Integra Vs. Knockhill
My 29th Birthday present was a track day at knockhill, only thing was I had
to use my own car! SCAREY SH#T! Never been on a track before, was worried
about being hit. Turned out all right in the end had a great day. The car
survived only needing one new tyre! Phew! I will be back...
Danny Eyles Drifting Demo at Fountain Park in Edinburgh at Jim Clark Rally Official Start, Run 3.
Jim Clark international Rally 2009.
DBR Media was there to capture the Drift demonstration by Team JapSpeed
driver Danny Eyles.
Danny put on a great show for the gathered masses in the top floor of the
Fountain Park Shopping Centre carpark.
This is the onboard footage from his third demo run - with a change of
camera position for a different perspective.
Danny Eyles is sponsored by JapSpeed and Maxxis Tyres.
Many Thanks Danny, for providing DBR Media with some great footage.
For more details go to:
Autosport International 2009 Live Show (EDC, Mark Luney, Terry Grant, WRC etc)
Autosport International 2009, NEC Birmingham 9-11 January
Live Show Video, Drifting, Terry Grant, WRC, Banger Racing etc
1,000+ Photos of the babes, cars and live show at :
Thursday, 8th of January 2009
Autosport International is the one event that we all look forward to pretty
much from the moment the previous one finishes. It's the biggest, most well
attended and diverse show in the UK for anyone who has even a passing
interest in motorsport, modified or performance cars.
It's not the grot fest that a lot of English events have become in recent
years, filled with borderline jail bait and trying to flog copy of a copy
body kits, under car neons and CD's that HMV stopped stocking 5 years ago -
quite the opposite in fact - Autosport is a celebration of everything car
This year we decided to make the trip down for both the media and trade
days so it would be easier to get around and actually see the cars and talk
to the people at the stands. The public days (the Saturday and Sunday) are
always jam packed which is great for atmosphere but not so hot for taking
photos. Our journey started at 3am when the alarm went off, that was the
signal that we had less than an hour to do our final preparation before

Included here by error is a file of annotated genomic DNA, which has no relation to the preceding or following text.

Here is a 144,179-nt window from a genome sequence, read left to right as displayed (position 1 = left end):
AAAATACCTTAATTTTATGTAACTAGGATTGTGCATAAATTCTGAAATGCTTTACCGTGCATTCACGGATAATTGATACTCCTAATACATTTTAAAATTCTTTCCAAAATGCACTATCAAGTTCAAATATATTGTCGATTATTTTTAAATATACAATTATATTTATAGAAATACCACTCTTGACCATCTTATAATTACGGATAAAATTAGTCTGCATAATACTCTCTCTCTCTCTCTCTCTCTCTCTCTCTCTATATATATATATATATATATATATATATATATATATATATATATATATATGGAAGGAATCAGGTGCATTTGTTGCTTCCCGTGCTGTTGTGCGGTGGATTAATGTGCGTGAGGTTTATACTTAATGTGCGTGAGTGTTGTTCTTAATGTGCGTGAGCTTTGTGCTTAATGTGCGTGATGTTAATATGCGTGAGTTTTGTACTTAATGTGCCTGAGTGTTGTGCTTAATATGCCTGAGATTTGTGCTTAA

leaving for Birmingham. As usual I managed to delay everyone by dicking
around and panicking though not by as much time as usual. With a fully
laden BMW 1 series we all made a break for the border by about half 4.
The trip down was as uneventful as you'd expect in the wee small hours and
thankfully no road works were encountered to slow our pace. We got to the
NEC for just before 9 bells, found a parking spot just at the entrance and
began to unpack our gear. Feeling £8 lighter for the days car parking in
the NEC grounds (added to the £5 for the M6 Toll) we got inside and made
our way to the media centre to pick up our passes. For once we'd planned
ahead and everything went smoothly, I wonder if that will ever happen again
The first 10 minutes at Autosport are the most challenging. It's such a
massive show, spread across so many halls you really don't know which way
to turn and start from. With Bex, EK Andy, Marie and myself all carrying a
camera or camcorder we decided to split up and go in the opposite direction
so we wouldn't be shooting the same things at the same time. With a verbal
agreement to meet up for lunch we went our separate ways and ventured into
the first hall.
If you've never been to the NEC before you can compare it to a Glasgow's
SECC - but on steroids. Being a conference centre it looks fairly similar
inside but the sheer size of it is unbelievable. The one thing they
constantly do (that really gets on my tits) is to use very crap lighting.
Everything looks orange and with red carpeting almost everywhere it totally
screws up any photos and video (you'll probably notice in a lot of the
shots the strange colour casting). But that's about the only negative thing
that can be said about the place and it's nothing to do with the show
organisers. Inside the arena Autosport International is split into various
different sections. There is the Engineering Show which consists of the
manufacturing side with lathes, CNC machines, digital micrometers and other
industrial gear through to pistons, valves, cams and other engine parts.
Then there's the Aftermarket Show which is aimed more at the garage
industry with aftermarket component makers showcasing their new ranges for
the coming year. Finally we have the Pistonheads Show which is what we were
most interested in. It takes all the areas of motorsport, modified and
performance motoring and brings everything together. From alloy wheel
manufacturers, suspension companies, rally teams, high performance auto
makers and everything else that falls within the realm of performance
...more at www.strathycruise.com